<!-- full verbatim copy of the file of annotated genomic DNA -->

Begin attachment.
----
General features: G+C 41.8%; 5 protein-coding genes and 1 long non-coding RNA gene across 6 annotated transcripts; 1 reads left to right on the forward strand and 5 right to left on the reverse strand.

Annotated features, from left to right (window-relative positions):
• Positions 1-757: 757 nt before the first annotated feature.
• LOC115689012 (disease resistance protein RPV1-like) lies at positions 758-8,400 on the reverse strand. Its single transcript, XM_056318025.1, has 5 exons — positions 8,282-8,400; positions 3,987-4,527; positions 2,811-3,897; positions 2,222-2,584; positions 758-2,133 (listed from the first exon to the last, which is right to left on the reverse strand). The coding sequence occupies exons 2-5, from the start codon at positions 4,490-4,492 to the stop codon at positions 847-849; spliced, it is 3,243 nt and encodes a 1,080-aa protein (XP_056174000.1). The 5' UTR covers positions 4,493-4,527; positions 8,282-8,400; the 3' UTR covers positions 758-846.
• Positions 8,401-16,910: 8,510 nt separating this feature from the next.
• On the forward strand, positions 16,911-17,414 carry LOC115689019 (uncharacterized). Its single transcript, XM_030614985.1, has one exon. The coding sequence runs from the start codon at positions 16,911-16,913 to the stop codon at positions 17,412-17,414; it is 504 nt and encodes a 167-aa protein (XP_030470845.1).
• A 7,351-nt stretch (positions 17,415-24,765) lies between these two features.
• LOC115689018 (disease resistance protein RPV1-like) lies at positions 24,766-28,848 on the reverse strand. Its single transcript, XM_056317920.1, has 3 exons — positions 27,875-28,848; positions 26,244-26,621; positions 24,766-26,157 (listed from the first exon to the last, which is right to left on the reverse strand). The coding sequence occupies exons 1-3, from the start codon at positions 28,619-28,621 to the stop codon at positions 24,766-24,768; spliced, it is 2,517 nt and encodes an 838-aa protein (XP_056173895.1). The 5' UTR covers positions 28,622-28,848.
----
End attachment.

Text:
General features: G+C 41.8%; 5 protein-coding genes and 1 long non-coding RNA gene across 6 annotated transcripts; 1 reads left to right on the forward strand and 5 right to left on the reverse strand.

Annotated features, from left to right (window-relative positions):
• Positions 1-757: 757 nt before the first annotated feature.
• LOC115689012 (disease resistance protein RPV1-like) lies at positions 758-8,400 on the reverse strand. Its single transcript, XM_056318025.1, has 5 exons — positions 8,282-8,400; positions 3,987-4,527; positions 2,811-3,897; positions 2,222-2,584; positions 758-2,133 (listed from the first exon to the last, which is right to left on the reverse strand). The coding sequence occupies exons 2-5, from the start codon at positions 4,490-4,492 to the stop codon at positions 847-849; spliced, it is 3,243 nt and encodes a 1,080-aa protein (XP_056174000.1). The 5' UTR covers positions 4,493-4,527; positions 8,282-8,400; the 3' UTR covers positions 758-846.
• Positions 8,401-16,910: 8,510 nt separating this feature from the next.
• On the forward strand, positions 16,911-17,414 carry LOC115689019 (uncharacterized). Its single transcript, XM_030614985.1, has one exon. The coding sequence runs from the start codon at positions 16,911-16,913 to the stop codon at positions 17,412-17,414; it is 504 nt and encodes a 167-aa protein (XP_030470845.1).
• A 7,351-nt stretch (positions 17,415-24,765) lies between these two features.
• LOC115689018 (disease resistance protein RPV1-like) lies at positions 24,766-28,848 on the reverse strand. Its single transcript, XM_056317920.1, has 3 exons — positions 27,875-28,848; positions 26,244-26,621; positions 24,766-26,157 (listed from the first exon to the last, which is right to left on the reverse strand). The coding sequence occupies exons 1-3, from the start codon at positions 28,619-28,621 to the stop codon at positions 24,766-24,768; spliced, it is 2,517 nt and encodes an 838-aa protein (XP_056173895.1). The 5' UTR covers positions 28,622-28,848.